The Death Penalty in Egypt
Developments during the last years
Mohammed Mursi, Egypt’s first democratically elected president, was ousted in a military-led coup in 2013. The commander-in-chief of the Egyptian army under Mursi’s tenure, Abdel Fattah al-Sisi, immediately succeeded him and holds the office of president to this day.
After taking power, al-Sisi announced his intention to crush the Islamist Muslim Brotherhood, to which Mursi belonged. As a result, the former president and numerous Brotherhood leaders, members and sympathizers were indicted and in some cases sentenced to death. The death sentence against Mursi himself was annulled some time later.
Since the fall of the Mursi regime in 2013, convictions resulting in the death penalty have steadily increased-from at least 402 in 2017 to at least 717 in 2018. Amnesty International states that over 2180 death sentences were issued between 2007 and 2016. There are likely more than 2,000 people currently on Egypt’s death row. There has likewise been an increase in the execution of death sentences. According to Reprieve, 159 people have been executed between 2013 and 2019 – 20 so far in 2020 (as of 01.09.2020).
Along with this, experts registered increasingly authoritarian behavior by Egyptian judges. According to the UN Special Rapporteur on executions, Agnès Callamard, the increased use of the death penalty “corresponds to arbitrary killings aimed at breaking possible resistance among the population.”
The Egyptian legal system is based on Islamic Sharia law, which provides for the death penalty for various offenses. Convictions are often handed down in mass trials that last only a few days. Mass trials involve violations of fair trials and are considered illegal under international law.
In recent years, President al-Sisi signed a series of legislative amendments that facilitate disproportionate trials, arbitrary arrests, and indefinite pretrial detention. Nonetheless, al-Sisi passed additional laws authorizing him to appoint the heads of Egypt’s judicial bodies. These include the Supreme Administrative Court and the Court of Cassation. Both were previously considered independent judicial bodies that also held the executive branch accountable.
Extrajudicial executions and disappearances
Amnesty International reported that individuals suspected of engaging in politically motivated violence were reportedly extrajudicially executed by Interior Ministry security forces.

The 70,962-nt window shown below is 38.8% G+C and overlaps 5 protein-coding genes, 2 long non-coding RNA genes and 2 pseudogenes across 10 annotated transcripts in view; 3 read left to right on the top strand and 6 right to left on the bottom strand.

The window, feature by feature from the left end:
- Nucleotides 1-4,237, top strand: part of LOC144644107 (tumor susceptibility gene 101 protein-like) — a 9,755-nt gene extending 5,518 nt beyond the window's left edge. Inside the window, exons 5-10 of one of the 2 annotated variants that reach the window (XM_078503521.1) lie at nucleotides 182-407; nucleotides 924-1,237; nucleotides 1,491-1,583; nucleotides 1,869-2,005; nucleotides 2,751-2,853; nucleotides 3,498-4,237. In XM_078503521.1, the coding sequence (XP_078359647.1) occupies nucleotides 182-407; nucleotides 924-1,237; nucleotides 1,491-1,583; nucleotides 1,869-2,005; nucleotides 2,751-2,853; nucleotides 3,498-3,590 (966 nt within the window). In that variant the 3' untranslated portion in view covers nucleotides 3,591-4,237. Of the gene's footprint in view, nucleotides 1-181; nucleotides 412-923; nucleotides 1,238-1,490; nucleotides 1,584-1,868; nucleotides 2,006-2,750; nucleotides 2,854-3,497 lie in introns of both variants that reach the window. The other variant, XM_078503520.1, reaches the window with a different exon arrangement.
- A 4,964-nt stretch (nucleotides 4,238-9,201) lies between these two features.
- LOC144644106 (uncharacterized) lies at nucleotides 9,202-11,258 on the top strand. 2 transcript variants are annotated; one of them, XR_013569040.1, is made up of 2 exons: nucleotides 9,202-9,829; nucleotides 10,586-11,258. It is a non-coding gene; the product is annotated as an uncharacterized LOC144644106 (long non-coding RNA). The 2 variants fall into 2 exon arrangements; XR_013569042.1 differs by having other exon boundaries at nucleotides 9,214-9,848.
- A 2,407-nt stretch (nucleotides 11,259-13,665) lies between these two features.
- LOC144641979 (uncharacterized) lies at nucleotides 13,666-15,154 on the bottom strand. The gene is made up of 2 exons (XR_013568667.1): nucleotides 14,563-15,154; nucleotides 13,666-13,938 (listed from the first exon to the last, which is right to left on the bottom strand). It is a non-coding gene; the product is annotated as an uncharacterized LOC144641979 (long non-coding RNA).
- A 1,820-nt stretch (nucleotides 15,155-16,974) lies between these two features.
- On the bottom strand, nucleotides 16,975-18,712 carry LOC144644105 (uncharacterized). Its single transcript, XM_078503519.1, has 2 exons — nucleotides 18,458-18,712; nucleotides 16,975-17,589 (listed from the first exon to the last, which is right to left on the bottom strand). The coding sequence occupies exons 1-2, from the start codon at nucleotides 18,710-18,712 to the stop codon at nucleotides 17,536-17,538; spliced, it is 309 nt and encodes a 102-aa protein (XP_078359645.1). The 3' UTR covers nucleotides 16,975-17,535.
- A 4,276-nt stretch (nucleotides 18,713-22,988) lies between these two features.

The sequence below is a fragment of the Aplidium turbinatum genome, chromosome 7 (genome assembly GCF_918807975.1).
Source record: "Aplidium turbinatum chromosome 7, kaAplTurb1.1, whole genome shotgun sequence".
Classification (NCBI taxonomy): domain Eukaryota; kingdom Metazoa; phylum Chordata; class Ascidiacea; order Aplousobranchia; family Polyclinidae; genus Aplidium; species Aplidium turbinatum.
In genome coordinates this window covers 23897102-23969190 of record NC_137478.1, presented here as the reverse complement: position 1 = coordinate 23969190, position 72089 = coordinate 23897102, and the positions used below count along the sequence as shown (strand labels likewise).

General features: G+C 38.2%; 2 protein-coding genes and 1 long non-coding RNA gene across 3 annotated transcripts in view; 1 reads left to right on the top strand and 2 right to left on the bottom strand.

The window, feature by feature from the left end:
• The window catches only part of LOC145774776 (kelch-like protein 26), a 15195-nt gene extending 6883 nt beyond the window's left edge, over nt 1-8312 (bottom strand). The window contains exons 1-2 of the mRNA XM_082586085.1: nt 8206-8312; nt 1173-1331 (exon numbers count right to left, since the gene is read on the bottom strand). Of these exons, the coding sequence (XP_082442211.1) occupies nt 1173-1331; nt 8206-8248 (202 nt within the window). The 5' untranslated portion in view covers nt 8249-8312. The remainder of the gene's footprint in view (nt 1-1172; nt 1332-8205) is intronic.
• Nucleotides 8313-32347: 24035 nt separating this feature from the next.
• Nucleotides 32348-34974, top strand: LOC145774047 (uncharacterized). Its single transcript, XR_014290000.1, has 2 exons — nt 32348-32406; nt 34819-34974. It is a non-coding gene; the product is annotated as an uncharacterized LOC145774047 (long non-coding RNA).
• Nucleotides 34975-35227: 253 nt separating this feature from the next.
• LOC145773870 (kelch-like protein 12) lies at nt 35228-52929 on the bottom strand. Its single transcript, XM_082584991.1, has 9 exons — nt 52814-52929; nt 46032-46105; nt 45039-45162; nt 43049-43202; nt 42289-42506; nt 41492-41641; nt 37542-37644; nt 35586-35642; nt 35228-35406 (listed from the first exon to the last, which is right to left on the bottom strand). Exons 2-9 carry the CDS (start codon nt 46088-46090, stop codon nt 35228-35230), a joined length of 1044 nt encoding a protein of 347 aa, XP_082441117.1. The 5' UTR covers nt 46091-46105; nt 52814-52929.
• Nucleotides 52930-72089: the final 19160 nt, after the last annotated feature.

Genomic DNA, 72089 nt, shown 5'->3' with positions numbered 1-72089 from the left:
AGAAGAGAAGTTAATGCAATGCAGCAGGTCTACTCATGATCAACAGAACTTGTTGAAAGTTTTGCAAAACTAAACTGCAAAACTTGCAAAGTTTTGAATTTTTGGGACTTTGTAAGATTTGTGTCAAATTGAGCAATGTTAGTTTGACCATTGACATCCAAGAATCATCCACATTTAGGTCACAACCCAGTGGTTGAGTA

The Egyptian Ministry of Interior stated that more than 120 people were killed in gun battles with security forces during 2017. In many cases, those killed were already in state custody or victims of “enforced disappearance” at the time.
The methodology of “enforced disappearances” has increased in Egypt since 2015. This has involved the arbitrary detention of numerous individuals, including opposition figures, students, demonstrators, political activists, and even children. During detention, all contact with the outside world is denied. Cases have been reported in which detained individuals have been tortured and (sexually) abused by members of the security forces-methods used to procure and coerce confessions that form a basis for convictions under the anti-terrorism law.
To date, the Egyptian government denies any allegations regarding known cases.
Torture and prison conditions
“This is the place where experimental torture is practised. This is the place that when you’re in, there is no out. Words will never do justice to what happens in Egyptian prisons.”
– Ibrahim Halawa (excerpt from a report by Reprieve) –
Torture and other ill-treatment are part of the daily routine in official detention facilities and are systematically practiced in National Intelligence Service detention centers. According to detainees’ accounts to Human Rights Watch, suspects were blindfolded, then stripped and handcuffed before being tortured with electric shocks to sensitive body parts such as the ears or head. In the same move, detainees were physically abused using sticks and metal bars. If the above-mentioned practices did not produce the desired effects, the duration of the electric shocks was prolonged or other and considerably more sensitive parts of the body, such as the genitals, were used. A more detailed description of the torture will not be given here.
In addition, inadequate medical care was registered in prisons. A large number of prisoners died due to refusal of transport to medical facilities and hospitals.
Execution in Egypt is carried out by hanging. Mass executions have reportedly taken place, with up to 15 people executed simultaneously.
Offenses that can be punished by the death penalty include: (premeditated) murder, terrorism-related offenses (which do not necessarily have to result in murder to result in a death sentence), and drug trafficking, rape, kidnapping and espionage.
The death penalty may not be imposed on mentally ill persons or persons younger than 18 at the time of the offense. In the case of pregnant women, the death penalty is to be suspended until two months after the birth of their child.
Sources and further information
Amnesty International: Annual Report 2017/18; Death Penalty Database: Egypt; Reprieve: Spotlight on Egypt; Human Rights Watch: Torture and National Security in al-Sisi’s Egypt
As of September 2020